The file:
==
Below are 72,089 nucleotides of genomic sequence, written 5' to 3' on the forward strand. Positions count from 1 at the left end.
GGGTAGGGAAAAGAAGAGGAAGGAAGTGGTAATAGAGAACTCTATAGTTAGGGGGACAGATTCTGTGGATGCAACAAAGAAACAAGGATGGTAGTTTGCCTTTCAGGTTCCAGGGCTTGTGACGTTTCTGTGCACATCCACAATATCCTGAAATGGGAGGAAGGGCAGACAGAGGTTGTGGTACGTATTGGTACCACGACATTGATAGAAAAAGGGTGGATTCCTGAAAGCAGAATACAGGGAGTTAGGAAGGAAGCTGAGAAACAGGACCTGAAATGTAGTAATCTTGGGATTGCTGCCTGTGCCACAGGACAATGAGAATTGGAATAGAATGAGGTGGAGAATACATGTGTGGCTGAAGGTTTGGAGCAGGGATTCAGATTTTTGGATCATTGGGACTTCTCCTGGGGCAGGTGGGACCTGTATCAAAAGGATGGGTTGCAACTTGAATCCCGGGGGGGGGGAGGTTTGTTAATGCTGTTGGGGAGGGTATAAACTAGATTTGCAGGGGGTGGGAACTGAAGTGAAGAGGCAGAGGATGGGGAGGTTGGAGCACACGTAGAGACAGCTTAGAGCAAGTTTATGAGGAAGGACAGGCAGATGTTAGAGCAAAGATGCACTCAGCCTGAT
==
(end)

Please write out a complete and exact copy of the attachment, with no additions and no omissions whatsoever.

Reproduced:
Below are 72,089 nucleotides of genomic sequence, written 5' to 3' on the forward strand. Positions count from 1 at the left end.
GGGTAGGGAAAAGAAGAGGAAGGAAGTGGTAATAGAGAACTCTATAGTTAGGGGGACAGATTCTGTGGATGCAACAAAGAAACAAGGATGGTAGTTTGCCTTTCAGGTTCCAGGGCTTGTGACGTTTCTGTGCACATCCACAATATCCTGAAATGGGAGGAAGGGCAGACAGAGGTTGTGGTACGTATTGGTACCACGACATTGATAGAAAAAGGGTGGATTCCTGAAAGCAGAATACAGGGAGTTAGGAAGGAAGCTGAGAAACAGGACCTGAAATGTAGTAATCTTGGGATTGCTGCCTGTGCCACAGGACAATGAGAATTGGAATAGAATGAGGTGGAGAATACATGTGTGGCTGAAGGTTTGGAGCAGGGATTCAGATTTTTGGATCATTGGGACTTCTCCTGGGGCAGGTGGGACCTGTATCAAAAGGATGGGTTGCAACTTGAATCCCGGGGGGGGGGAGGTTTGTTAATGCTGTTGGGGAGGGTATAAACTAGATTTGCAGGGGGTGGGAACTGAAGTGAAGAGGCAGAGGATGGGGAGGTTGGAGCACACGTAGAGACAGCTTAGAGCAAGTTTATGAGGAAGGACAGGCAGATGTTAGAGCAAAGATGCACTCAGCCTGAT